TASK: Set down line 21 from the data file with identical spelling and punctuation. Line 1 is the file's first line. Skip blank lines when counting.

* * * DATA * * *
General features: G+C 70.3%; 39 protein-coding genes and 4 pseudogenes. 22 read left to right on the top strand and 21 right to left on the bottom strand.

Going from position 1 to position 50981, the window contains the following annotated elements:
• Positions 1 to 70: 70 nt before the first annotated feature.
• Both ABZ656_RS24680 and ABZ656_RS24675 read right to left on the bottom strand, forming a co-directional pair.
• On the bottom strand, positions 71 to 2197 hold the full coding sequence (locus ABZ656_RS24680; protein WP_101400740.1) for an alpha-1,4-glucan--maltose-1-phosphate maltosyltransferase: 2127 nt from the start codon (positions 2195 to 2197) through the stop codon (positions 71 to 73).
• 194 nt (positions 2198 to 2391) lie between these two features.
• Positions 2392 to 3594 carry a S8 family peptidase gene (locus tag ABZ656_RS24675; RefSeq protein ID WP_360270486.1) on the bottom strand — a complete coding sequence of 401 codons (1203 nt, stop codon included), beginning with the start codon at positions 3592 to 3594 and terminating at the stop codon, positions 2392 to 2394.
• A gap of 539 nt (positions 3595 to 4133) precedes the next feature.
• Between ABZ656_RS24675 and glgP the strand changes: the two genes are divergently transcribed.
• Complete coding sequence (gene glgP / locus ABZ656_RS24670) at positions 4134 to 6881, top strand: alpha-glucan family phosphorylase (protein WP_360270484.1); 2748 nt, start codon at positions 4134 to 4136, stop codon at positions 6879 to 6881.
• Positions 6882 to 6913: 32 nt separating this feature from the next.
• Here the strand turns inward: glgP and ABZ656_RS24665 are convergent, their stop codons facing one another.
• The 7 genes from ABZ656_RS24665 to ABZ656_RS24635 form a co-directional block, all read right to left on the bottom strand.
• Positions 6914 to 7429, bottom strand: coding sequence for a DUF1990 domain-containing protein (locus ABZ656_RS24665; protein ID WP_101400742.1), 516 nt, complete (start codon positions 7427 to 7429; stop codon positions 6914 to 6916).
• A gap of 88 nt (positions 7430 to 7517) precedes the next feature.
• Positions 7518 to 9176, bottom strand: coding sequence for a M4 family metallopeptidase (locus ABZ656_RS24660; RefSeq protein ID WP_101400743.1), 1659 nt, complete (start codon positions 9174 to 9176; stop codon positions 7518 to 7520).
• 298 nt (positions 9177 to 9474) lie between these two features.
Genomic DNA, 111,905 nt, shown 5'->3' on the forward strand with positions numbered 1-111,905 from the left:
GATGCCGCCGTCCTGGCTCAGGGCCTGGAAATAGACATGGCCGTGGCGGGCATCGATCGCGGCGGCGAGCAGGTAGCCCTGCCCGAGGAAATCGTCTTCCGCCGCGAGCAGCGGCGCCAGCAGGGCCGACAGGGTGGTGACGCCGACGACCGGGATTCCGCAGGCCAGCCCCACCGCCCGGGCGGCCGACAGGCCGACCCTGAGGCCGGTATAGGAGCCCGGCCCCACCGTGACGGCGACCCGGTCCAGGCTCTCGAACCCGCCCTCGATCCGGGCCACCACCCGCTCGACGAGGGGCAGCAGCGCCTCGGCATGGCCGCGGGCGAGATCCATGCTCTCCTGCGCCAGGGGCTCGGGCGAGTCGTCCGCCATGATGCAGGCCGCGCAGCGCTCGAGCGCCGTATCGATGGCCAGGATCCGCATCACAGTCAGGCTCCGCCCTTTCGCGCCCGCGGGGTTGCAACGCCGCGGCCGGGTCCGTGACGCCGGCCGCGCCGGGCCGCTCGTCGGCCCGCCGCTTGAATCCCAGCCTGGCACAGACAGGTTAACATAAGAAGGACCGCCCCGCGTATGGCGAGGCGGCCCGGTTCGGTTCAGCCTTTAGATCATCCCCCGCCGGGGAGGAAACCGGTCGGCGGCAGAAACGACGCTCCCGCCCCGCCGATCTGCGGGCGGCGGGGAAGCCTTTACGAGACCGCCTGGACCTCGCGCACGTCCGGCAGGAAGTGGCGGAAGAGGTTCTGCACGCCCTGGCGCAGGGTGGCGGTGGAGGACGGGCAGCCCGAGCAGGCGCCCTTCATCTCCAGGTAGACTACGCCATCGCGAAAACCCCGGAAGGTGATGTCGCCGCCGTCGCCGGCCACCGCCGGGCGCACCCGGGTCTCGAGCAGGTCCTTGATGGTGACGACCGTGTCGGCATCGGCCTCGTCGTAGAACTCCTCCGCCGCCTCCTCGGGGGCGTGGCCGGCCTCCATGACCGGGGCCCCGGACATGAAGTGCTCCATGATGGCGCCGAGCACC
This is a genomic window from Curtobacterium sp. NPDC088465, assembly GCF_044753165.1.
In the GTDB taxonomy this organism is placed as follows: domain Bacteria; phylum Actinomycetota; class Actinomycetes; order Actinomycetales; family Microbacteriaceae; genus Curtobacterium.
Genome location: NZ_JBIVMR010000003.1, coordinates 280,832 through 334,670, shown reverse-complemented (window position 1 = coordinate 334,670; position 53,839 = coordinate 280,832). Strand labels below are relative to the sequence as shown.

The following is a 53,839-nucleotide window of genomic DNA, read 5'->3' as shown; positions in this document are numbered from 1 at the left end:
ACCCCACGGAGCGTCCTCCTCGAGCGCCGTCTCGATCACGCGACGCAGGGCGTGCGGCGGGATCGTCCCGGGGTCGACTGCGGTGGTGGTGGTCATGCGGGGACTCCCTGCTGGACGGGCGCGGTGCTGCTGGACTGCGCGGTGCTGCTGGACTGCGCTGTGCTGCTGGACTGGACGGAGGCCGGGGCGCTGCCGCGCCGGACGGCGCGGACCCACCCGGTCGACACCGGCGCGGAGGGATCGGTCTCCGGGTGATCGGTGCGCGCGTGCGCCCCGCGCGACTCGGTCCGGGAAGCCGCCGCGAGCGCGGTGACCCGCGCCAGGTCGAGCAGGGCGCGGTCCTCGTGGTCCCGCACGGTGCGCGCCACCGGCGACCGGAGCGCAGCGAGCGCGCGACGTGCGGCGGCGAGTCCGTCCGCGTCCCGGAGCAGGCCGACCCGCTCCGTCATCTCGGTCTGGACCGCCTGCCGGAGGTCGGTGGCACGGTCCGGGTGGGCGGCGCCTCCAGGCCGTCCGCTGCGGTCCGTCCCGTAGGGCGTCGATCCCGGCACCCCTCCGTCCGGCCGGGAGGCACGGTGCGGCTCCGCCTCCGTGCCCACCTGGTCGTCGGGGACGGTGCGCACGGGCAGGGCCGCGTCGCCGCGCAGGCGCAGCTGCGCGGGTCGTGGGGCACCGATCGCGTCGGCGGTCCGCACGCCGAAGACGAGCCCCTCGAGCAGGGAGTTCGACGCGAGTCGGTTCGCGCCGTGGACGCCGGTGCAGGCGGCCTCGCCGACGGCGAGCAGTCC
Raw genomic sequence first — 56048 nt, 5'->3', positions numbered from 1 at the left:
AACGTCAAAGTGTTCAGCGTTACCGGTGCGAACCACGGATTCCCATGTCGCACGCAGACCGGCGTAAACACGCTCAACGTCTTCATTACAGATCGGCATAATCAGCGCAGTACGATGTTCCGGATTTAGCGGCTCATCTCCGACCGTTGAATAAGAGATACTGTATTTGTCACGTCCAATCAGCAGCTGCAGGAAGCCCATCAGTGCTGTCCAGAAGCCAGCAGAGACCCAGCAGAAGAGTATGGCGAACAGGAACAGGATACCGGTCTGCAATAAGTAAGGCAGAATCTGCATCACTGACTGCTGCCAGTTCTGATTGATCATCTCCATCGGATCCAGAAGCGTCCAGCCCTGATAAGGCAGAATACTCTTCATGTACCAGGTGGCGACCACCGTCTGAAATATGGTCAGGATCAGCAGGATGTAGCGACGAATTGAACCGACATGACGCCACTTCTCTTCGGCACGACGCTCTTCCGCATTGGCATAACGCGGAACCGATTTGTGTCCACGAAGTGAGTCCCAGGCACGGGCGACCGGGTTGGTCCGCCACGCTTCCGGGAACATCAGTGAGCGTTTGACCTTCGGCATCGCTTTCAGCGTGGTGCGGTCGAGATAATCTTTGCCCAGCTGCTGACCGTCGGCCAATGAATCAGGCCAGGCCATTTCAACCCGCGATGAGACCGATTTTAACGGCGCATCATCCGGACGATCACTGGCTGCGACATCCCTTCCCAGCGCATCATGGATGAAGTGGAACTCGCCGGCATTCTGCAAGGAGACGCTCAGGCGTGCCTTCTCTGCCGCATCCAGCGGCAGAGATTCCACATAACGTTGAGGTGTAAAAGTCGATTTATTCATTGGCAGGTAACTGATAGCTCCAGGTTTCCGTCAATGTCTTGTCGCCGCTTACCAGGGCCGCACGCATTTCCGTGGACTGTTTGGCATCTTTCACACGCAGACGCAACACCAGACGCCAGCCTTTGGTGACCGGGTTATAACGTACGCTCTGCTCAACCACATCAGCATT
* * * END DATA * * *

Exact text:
In the GTDB taxonomy this organism is placed as follows: domain Bacteria; phylum Actinomycetota; class Actinomycetes; order Actinomycetales; family Microbacteriaceae; genus Curtobacterium.